Document Type : Research Articles
Traditional and Complementary Medicine Research Center, Addiction Institute, Mazandaran University of Medical Sciences, Sari, Iran.
Adjunct Research Fellow, Flinders University, Adelaide, Australia.
Student Research Committee, School of Nursing and Midwifery, Mazandaran University of Medical Sciences, Sari, Iran.
Torrens Resilience Institute, Flinders University, Adelaide, Australia; School of Nursing and Health Sciences, Flinders University, Adelaide, Australia.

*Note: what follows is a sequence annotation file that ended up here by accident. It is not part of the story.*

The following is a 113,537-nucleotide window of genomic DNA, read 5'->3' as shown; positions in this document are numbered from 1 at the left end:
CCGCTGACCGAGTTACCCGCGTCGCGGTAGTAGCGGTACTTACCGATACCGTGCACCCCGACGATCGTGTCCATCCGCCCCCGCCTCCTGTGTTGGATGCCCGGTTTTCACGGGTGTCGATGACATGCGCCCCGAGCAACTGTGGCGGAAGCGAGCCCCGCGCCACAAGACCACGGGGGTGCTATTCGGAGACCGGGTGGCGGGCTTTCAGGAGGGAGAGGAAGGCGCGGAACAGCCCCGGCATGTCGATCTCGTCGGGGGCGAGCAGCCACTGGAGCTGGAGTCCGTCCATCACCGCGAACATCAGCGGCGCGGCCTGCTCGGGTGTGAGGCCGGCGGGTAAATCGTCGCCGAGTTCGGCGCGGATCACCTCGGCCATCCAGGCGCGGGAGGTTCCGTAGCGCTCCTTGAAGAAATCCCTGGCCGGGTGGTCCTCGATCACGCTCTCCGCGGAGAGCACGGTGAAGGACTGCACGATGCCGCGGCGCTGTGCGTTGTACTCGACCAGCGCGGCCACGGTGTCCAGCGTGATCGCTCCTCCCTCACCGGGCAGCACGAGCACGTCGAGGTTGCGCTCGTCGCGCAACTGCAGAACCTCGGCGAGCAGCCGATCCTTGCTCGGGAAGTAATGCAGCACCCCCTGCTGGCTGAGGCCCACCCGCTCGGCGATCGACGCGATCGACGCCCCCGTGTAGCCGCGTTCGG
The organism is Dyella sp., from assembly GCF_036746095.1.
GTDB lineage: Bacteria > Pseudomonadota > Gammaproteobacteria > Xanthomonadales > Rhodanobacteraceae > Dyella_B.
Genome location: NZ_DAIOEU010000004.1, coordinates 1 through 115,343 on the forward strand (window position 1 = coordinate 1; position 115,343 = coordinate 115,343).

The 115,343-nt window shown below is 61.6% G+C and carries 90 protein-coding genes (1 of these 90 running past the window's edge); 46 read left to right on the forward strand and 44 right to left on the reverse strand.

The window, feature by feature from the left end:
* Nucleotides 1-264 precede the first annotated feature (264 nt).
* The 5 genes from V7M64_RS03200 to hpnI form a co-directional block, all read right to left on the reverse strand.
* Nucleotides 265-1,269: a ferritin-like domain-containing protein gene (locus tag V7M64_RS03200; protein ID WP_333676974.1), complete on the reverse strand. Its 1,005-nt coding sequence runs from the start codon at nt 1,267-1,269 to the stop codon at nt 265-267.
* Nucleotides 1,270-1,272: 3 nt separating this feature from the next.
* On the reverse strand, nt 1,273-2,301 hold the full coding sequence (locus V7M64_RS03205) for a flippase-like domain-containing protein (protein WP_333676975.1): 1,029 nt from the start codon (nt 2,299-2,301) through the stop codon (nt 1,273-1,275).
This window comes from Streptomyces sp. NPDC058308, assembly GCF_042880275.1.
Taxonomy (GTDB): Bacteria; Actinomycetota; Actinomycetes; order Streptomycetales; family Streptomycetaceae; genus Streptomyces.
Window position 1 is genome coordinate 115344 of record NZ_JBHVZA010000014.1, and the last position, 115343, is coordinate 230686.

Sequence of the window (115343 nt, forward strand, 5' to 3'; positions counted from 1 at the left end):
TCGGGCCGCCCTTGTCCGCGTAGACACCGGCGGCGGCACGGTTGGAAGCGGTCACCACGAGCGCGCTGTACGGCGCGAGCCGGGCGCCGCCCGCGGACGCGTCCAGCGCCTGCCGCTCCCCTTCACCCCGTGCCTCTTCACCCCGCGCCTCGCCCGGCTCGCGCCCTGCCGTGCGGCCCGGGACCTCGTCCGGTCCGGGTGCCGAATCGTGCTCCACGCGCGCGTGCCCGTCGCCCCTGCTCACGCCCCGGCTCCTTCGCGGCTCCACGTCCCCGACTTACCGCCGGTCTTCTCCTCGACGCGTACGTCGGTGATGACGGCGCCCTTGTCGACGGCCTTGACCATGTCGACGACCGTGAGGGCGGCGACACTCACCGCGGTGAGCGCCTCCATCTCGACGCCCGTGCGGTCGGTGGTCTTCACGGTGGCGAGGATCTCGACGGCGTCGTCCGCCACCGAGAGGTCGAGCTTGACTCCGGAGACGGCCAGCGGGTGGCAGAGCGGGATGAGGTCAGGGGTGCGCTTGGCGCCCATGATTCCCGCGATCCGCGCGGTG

Background and purpose: Breast cancer causes many psychological disorders such as sleep disturbances and depression. The current study was, therefore, intended to describe sleep quality and depression and to identify the association between these two psychological disorders among Iranian women with breast cancer. Materials and methods: This descriptive, analytical, cross-sectional study was carried out on 120 women with non-metastatic unilateral breast cancer undergoing chemotherapy in an outpatient chemotherapy unit of a major public hospital. A total of 120 women who had already undergone mastectomy procedure were selected via convenience sampling method. Data were collected by the Beck Depression Inventory-II (BDI-II) and the Pittsburgh Sleep Quality Index (PSQI). Results: The mean score on BDI-II was 13.40 (± 6.51), and 30% (n=36) of women had mild depression and 14.2% (n=17) reported moderate-to-severe depression. The mean global score of sleep quality was found to be 6.48 (± 2.62). Furthermore, 50.8% (n=61) of women obtained a global PSQI score of 5. A positive correlation was found between depression scores and sleep quality scores (p=0.001, r= 0.48). Depression was also correlated with age, number of children, household gross income, sleep duration, sleep latency, and type of mastectomy procedure (p<0.05). Moreover, subjective sleep quality was correlated with number of chemotherapy sessions (p=0.001, r=-0.67) and daytime dysfunction (p=0.001, r=0.78). A positive correlation was also observed between sleep disturbances and habitual sleep efficiency (p = 0.02, r = 0.65). Conclusion: In conclusion, 30% of women had mild depression and 14.2% reported moderate-to-severe depression. The mean global score of sleep quality was found to be 6.48 (± 2.62), suggesting poor sleep quality. Furthermore, over half of the participants (50.8%) obtained a global PSQI score of 5 or greater which is indicative of poor sleep quality. A positive moderate correlation was also observed between depression and poor sleep quality.